Every year, as we gear up for the holiday season, many of us try to take one day to make sure and find altruistic outlets to offset the commercialization that dominates most of the conversation from that first time we hear Maria Carey’s “All I Want for Christmas Is You” until a few days into the New Year. That day is Giving Tuesday. The goal is to spend that day giving back to the community.
Of course, we all know that it is good to help others. What you may not know is that it is good for you, both mentally and physically, to be generous with your time and resources. This is important to remember as we enter the season of giving and receiving.
November 30th is “Giving Tuesday” this year. After all of the commercialism of Black Friday, Small Business Saturday, and Cyber Monday, it is important to remember that giving isn’t just about packages that can be wrapped and put under a tree for loved ones. Giving can be even more emotionally satisfying when it helps people we don’t know. When we give to someone who is truly in need, we get the biggest reactions and make the biggest impacts.
Here at Break the Silence Against Domestic Violence, we have three ways that you can help this holiday season. We have over one hundred “angel babies” and children of domestic violence survivors who are looking to be adopted by “Holiday Helpers.” Our “Holidays of Hope” program has provided assistance for over four-hundred families over the years.
So many of us have been blessed to have escaped abusive situations and find ourselves in better places. Almost all of us got some sort of help to make that happen, and if you are anything like me, you dreamt of the day that you could be the one giving the help. All of us have also probably had multiple holidays ruined by being in abusive situations, and after having escaped abusive situations. As parents, these women don’t want to let down their children. They have made such a brave decision to make their children’s lives better, but they don’t want the immediate disappointment of a let-down holiday.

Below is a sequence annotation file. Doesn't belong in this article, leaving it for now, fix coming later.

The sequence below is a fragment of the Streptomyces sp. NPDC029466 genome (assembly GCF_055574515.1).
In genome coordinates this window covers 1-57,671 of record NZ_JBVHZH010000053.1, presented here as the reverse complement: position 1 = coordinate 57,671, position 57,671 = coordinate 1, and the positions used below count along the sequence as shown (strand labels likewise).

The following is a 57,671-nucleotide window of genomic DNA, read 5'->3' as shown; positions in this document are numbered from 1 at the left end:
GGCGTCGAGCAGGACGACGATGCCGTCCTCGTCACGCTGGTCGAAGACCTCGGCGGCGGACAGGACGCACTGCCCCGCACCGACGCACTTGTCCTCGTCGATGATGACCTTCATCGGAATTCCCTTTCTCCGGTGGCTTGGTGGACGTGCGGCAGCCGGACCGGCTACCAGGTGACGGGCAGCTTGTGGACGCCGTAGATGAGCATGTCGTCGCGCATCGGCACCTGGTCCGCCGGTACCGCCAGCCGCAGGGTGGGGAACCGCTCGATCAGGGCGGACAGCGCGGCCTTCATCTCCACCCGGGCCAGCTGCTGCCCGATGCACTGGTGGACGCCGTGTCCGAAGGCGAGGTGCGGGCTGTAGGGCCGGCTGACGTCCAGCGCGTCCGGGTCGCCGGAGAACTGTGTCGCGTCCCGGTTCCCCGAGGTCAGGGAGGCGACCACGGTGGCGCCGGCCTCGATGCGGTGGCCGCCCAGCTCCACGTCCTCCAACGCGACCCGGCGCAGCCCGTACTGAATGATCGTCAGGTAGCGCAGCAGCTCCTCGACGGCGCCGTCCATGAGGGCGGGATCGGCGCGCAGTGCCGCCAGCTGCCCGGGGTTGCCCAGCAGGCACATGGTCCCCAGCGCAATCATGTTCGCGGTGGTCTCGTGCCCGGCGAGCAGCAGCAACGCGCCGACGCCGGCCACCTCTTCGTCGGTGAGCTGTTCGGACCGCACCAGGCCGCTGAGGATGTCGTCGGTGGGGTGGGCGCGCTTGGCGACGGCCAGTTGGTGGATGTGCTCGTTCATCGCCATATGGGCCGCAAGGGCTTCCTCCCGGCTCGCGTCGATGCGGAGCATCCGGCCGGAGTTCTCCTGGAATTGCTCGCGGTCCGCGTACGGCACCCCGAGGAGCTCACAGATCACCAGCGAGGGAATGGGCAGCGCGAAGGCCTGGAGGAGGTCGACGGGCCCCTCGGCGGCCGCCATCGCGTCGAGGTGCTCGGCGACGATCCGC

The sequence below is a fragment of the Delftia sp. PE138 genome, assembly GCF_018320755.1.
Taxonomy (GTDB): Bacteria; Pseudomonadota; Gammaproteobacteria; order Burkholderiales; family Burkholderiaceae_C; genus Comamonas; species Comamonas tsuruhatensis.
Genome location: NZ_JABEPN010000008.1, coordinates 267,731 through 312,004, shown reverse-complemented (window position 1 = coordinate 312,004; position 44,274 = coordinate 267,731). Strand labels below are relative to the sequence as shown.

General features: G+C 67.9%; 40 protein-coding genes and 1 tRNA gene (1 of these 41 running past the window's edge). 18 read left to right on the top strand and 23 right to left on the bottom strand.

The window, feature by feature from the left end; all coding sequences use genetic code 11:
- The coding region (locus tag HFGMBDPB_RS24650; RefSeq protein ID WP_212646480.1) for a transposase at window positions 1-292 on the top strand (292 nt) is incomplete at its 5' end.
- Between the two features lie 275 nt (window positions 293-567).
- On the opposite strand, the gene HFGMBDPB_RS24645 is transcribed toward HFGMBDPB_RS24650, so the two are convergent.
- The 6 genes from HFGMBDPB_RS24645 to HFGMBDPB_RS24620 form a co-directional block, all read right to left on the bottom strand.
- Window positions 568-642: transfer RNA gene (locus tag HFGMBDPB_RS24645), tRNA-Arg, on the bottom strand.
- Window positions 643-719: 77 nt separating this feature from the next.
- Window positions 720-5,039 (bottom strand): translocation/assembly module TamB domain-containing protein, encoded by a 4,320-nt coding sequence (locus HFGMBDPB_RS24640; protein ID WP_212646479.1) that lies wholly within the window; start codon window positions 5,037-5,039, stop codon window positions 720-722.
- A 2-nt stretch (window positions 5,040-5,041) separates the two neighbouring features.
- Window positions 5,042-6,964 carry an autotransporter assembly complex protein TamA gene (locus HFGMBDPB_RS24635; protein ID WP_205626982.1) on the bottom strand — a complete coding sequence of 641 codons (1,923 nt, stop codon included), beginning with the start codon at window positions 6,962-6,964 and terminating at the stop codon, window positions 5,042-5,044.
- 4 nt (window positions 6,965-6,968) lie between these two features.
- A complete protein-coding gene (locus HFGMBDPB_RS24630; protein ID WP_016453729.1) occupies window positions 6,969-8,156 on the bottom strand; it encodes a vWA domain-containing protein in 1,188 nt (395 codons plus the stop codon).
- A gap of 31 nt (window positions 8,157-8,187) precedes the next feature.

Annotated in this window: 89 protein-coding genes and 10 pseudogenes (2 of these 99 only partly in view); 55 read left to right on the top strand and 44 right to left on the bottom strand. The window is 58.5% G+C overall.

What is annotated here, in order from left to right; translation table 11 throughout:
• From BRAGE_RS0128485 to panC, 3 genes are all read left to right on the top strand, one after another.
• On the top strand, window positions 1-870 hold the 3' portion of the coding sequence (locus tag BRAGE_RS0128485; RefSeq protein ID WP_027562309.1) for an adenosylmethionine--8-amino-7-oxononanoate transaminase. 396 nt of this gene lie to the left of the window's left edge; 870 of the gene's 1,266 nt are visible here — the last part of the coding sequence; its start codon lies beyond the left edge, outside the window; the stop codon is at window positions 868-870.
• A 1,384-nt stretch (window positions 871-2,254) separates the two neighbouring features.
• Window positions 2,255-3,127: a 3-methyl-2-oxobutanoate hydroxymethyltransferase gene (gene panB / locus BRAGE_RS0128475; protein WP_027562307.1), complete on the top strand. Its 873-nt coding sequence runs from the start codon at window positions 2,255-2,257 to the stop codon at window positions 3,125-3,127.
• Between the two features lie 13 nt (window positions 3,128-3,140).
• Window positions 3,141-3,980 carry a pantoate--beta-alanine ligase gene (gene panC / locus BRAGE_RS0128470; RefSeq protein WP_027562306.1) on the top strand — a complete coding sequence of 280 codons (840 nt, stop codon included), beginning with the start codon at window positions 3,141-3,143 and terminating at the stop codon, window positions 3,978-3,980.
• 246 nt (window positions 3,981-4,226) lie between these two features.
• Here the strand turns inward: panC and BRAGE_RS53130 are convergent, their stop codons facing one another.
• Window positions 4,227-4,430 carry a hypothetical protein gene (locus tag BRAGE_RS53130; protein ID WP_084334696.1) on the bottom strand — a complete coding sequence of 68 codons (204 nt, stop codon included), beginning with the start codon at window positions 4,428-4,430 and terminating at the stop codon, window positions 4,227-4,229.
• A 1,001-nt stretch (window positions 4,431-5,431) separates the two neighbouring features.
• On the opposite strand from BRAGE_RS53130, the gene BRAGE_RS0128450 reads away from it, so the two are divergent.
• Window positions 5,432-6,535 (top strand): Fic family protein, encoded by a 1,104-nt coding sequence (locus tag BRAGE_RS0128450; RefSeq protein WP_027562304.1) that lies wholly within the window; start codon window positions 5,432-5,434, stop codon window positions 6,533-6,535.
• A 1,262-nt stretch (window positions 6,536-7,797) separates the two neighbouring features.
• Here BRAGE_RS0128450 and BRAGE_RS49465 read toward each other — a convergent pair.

You can donate at this link: https://tinyurl.com/4au9pkp5
We always appreciate direct donations to Break the Silence Against Domestic Violence to give us the resources to continue to share stories. There is a wonderful staff of volunteers at BTSADV who all work extremely hard at our passion. This work is put in by people who don’t take a dime, but still put their blood, sweat, and tears into fighting for what is right. Shining a spotlight on an issue that many people try to avoid is our mission. It does take money.
You can donate at this link: https://breakthesilencedv.org/donate/
Finally, since you are very likely doing some holiday shopping, consider purchasing something from our on-line shop. This has the advantage of being a present for someone that is personal and may be supporting their brave steps to move past the role of victim and into the mode of survivor. It may just be a way for you to speak up about your journey. Of course, money from the shop can also help us in our mission.
You can check out our online shop at this link: https://btsadv.creator-spring.com/
Giving Longer Can Lead to Living Longer
As we start to approach the two-year mark since the beginning of the pandemic, we can look back at a study that was conducted in the aftermath of another traumatic event…9/11. In 2002, Stephanie Brown, a psychiatrist at the University of Michigan’s Institute for Social Research, conducted a study of older adults.
Brown’s study produced incredible results. Looking at data from over four-hundred couples, she noticed an astronomical difference in the types of subjects who passed away over the course of the five-year study. 134 subjects died in that time frame. Brown’s research showed that subjects who reported not helping others were twice as likely to have been one of the unlucky 134 people.